Phat Phak Buung Muu [$10.00] | Water spinach stir fried with pork, garlic, Thai chilies, preserved yellow beans, oyster and fish sauces, served with jasmine rice.
Ong choy was put to good use, with a pleasing crunch and a satisfying savoriness to the veggie that was enhanced by the use of pork. I quite liked the creeping heat on the finish here, and again, a drizzle of extra phrik naam plaa didn't hurt either.

2015 The Bruery Jardinier
Next to imbibe was the 2015 The Bruery Jardinier, a Belgian-style pale ale that's meant to be sessionable (something you usually don't associate with The Bruery). It was a laudable effort given what they were shooting for here. The beer smelled fresh, spicy, witbier-esque, and tasted much the same, with a refreshing hoppy character that made it all the more interesting.

Phat Sii Ew
Phat Sii Ew [$9.00] | Fresh wide rice noodles, pork, Chinese broccoli, egg and black soy sauce stir-fried in a smoking hot wok. Cooking method studiously lifted from Yok Faa Poohana, a favorite Chiang Mai street side restaurant. Had to eat there about 50 times before trying to cook the dish...but had it figured after the second or third visit. Simple is best!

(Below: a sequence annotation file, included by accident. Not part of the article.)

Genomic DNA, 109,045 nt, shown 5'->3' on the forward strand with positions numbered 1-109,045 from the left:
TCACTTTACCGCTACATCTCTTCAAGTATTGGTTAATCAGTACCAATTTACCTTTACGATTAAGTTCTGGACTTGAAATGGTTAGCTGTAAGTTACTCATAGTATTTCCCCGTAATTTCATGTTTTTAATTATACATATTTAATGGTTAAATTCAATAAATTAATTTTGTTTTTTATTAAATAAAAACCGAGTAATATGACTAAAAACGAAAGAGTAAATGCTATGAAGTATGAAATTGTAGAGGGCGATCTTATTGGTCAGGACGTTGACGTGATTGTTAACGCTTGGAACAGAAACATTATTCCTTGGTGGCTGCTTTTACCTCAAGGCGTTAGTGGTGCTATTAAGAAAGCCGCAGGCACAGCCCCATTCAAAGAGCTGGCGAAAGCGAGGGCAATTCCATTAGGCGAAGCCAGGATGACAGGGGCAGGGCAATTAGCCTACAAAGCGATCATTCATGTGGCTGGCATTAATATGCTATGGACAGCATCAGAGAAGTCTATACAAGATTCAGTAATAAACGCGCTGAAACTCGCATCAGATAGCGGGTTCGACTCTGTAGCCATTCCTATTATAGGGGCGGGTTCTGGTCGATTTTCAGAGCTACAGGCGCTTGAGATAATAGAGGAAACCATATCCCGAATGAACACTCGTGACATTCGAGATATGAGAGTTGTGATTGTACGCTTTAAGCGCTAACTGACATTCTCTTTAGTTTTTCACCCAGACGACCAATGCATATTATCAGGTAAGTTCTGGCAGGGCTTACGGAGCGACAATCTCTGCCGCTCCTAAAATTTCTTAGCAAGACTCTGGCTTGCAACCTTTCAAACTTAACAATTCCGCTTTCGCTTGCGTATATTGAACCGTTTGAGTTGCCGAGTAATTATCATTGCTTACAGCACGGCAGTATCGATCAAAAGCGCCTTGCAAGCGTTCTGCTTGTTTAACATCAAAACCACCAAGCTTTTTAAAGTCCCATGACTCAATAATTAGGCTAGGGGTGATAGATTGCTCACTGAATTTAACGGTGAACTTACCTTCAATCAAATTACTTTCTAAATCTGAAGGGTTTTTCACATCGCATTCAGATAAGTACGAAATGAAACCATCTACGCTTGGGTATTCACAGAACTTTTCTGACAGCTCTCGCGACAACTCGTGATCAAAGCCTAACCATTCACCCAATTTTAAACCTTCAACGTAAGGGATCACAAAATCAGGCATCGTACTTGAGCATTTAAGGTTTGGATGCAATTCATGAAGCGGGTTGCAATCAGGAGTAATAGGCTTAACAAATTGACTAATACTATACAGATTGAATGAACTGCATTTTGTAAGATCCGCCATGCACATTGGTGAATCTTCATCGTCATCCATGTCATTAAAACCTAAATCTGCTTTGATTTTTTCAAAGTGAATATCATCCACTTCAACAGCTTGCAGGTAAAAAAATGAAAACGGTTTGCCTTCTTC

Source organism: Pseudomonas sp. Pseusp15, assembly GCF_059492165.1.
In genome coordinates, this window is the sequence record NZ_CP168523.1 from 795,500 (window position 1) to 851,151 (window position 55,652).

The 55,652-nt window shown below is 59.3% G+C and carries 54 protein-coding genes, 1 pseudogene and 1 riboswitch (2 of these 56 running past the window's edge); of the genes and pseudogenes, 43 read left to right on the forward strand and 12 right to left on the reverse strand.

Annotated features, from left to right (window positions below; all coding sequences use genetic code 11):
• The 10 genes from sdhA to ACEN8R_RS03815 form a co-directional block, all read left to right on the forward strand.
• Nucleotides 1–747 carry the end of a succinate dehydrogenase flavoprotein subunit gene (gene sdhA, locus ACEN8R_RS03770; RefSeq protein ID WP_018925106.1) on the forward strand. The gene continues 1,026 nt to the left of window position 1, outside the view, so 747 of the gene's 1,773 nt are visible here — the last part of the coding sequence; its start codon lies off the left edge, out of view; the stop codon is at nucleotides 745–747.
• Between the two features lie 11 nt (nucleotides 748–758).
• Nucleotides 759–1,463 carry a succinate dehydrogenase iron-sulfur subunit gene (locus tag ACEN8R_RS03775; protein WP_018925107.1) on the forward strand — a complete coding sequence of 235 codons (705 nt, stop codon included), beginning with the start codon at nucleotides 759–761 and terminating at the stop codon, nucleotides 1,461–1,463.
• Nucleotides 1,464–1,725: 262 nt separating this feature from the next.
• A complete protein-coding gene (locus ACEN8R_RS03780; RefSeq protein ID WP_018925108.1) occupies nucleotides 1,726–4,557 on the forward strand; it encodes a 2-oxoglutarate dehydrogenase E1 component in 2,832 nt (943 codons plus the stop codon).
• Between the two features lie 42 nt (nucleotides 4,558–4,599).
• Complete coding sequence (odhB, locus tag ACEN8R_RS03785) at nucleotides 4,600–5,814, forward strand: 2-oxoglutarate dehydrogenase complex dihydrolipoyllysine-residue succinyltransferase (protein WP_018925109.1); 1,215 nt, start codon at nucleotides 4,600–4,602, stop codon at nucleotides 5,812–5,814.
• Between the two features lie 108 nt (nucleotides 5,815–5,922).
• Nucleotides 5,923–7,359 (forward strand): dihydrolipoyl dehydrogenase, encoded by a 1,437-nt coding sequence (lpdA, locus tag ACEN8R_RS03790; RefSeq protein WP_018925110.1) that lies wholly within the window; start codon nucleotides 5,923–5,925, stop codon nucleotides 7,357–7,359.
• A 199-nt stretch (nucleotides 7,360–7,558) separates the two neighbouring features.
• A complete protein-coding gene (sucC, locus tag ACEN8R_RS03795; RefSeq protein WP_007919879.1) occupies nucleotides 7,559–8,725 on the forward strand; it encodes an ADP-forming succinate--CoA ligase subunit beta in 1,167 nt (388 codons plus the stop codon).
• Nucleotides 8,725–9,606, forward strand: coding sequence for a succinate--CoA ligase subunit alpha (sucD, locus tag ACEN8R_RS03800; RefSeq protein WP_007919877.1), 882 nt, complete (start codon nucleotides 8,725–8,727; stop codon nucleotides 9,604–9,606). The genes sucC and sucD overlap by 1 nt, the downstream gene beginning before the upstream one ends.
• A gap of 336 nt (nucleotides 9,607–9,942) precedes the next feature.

Pok Pok's take on the ubiquitous pad see ew was a gratifying plate, with the wide, supple noodles working well alongside the egg and pork, the phak khana adding a wonderful crunch and bitterness to the fray. Try this with a further sprinkle of tangy vinegar on top.

2015 The Bruery Or Xata
The 2015 The Bruery Or Xata was undoubtedly the most intriguing beer of the evening. A blonde ale brewed with rice, cinnamon, vanilla bean, and lactose, this one really did recall its namesake, giving up all the sweet, spicy nuances that you'd expect in an horchata. Surprisingly light; I'd actually like to see the same flavor profile presented in a creamier, heftier beer.